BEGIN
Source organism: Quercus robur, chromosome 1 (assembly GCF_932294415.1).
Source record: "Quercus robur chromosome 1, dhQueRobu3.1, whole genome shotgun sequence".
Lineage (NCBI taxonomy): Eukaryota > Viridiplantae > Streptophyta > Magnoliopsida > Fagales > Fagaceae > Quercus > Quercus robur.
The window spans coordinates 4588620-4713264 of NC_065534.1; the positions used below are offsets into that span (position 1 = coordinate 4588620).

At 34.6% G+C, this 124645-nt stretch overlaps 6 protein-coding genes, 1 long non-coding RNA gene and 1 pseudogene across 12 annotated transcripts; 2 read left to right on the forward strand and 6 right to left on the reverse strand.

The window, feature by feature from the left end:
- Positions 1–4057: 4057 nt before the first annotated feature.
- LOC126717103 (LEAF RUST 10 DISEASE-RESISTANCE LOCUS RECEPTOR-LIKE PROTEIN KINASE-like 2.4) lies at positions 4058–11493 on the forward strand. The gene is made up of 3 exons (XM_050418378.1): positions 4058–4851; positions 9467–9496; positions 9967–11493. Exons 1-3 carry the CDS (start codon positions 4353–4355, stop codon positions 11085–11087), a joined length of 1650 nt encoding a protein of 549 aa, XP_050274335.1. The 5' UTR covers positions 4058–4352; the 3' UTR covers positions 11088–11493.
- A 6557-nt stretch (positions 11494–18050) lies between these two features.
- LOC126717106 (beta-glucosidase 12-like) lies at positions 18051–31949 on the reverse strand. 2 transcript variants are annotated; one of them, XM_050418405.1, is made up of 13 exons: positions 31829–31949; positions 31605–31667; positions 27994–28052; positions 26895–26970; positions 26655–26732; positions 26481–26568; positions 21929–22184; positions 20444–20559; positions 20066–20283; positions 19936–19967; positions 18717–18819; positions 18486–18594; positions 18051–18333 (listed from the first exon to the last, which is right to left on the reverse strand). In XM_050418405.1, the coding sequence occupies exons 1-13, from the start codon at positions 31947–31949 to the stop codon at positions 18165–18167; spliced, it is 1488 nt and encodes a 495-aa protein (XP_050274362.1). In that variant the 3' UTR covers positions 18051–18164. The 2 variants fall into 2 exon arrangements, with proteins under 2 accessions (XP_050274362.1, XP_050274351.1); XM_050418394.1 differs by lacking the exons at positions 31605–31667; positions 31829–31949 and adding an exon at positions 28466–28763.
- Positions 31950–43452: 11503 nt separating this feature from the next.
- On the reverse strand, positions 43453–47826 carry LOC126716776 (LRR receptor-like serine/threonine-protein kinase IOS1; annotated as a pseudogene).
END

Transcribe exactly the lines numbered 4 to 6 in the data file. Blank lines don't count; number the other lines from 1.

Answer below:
The window spans coordinates 4588620-4713264 of NC_065534.1; the positions used below are offsets into that span (position 1 = coordinate 4588620).

At 34.6% G+C, this 124645-nt stretch overlaps 6 protein-coding genes, 1 long non-coding RNA gene and 1 pseudogene across 12 annotated transcripts; 2 read left to right on the forward strand and 6 right to left on the reverse strand.

The window, feature by feature from the left end: